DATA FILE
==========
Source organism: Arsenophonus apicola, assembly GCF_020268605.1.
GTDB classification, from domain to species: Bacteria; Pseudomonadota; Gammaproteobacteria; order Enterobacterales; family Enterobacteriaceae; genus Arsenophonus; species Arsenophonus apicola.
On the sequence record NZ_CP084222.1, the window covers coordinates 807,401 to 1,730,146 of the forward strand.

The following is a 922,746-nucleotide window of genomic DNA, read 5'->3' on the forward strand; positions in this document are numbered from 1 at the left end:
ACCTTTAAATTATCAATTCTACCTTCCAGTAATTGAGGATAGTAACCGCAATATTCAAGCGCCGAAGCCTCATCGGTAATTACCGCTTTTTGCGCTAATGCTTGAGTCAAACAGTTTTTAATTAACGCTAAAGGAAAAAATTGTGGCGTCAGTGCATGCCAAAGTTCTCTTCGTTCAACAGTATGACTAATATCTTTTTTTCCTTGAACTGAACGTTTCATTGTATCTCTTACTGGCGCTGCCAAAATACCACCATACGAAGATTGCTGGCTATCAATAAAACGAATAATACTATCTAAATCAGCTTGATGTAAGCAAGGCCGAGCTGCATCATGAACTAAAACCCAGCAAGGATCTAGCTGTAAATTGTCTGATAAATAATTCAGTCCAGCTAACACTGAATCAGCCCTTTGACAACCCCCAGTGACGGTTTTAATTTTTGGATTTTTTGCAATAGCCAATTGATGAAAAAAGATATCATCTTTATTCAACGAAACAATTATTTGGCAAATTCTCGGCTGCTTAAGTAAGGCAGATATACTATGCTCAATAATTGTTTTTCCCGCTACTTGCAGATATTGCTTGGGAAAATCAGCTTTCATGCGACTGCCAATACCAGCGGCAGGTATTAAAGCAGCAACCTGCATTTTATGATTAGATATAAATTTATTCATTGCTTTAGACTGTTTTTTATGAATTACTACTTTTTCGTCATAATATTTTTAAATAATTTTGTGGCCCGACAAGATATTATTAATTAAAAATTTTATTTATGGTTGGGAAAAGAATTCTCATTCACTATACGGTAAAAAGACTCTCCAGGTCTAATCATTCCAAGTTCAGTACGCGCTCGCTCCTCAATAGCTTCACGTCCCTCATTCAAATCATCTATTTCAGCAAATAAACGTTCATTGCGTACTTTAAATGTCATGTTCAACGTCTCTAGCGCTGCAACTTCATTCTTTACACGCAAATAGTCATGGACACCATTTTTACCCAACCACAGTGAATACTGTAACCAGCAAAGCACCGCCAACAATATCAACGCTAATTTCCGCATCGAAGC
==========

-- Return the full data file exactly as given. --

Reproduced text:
Source organism: Arsenophonus apicola, assembly GCF_020268605.1.
GTDB classification, from domain to species: Bacteria; Pseudomonadota; Gammaproteobacteria; order Enterobacterales; family Enterobacteriaceae; genus Arsenophonus; species Arsenophonus apicola.
On the sequence record NZ_CP084222.1, the window covers coordinates 807,401 to 1,730,146 of the forward strand.

The following is a 922,746-nucleotide window of genomic DNA, read 5'->3' on the forward strand; positions in this document are numbered from 1 at the left end:
ACCTTTAAATTATCAATTCTACCTTCCAGTAATTGAGGATAGTAACCGCAATATTCAAGCGCCGAAGCCTCATCGGTAATTACCGCTTTTTGCGCTAATGCTTGAGTCAAACAGTTTTTAATTAACGCTAAAGGAAAAAATTGTGGCGTCAGTGCATGCCAAAGTTCTCTTCGTTCAACAGTATGACTAATATCTTTTTTTCCTTGAACTGAACGTTTCATTGTATCTCTTACTGGCGCTGCCAAAATACCACCATACGAAGATTGCTGGCTATCAATAAAACGAATAATACTATCTAAATCAGCTTGATGTAAGCAAGGCCGAGCTGCATCATGAACTAAAACCCAGCAAGGATCTAGCTGTAAATTGTCTGATAAATAATTCAGTCCAGCTAACACTGAATCAGCCCTTTGACAACCCCCAGTGACGGTTTTAATTTTTGGATTTTTTGCAATAGCCAATTGATGAAAAAAGATATCATCTTTATTCAACGAAACAATTATTTGGCAAATTCTCGGCTGCTTAAGTAAGGCAGATATACTATGCTCAATAATTGTTTTTCCCGCTACTTGCAGATATTGCTTGGGAAAATCAGCTTTCATGCGACTGCCAATACCAGCGGCAGGTATTAAAGCAGCAACCTGCATTTTATGATTAGATATAAATTTATTCATTGCTTTAGACTGTTTTTTATGAATTACTACTTTTTCGTCATAATATTTTTAAATAATTTTGTGGCCCGACAAGATATTATTAATTAAAAATTTTATTTATGGTTGGGAAAAGAATTCTCATTCACTATACGGTAAAAAGACTCTCCAGGTCTAATCATTCCAAGTTCAGTACGCGCTCGCTCCTCAATAGCTTCACGTCCCTCATTCAAATCATCTATTTCAGCAAATAAACGTTCATTGCGTACTTTAAATGTCATGTTCAACGTCTCTAGCGCTGCAACTTCATTCTTTACACGCAAATAGTCATGGACACCATTTTTACCCAACCACAGTGAATACTGTAACCAGCAAAGCACCGCCAACAATATCAACGCTAATTTCCGCATCGAAGC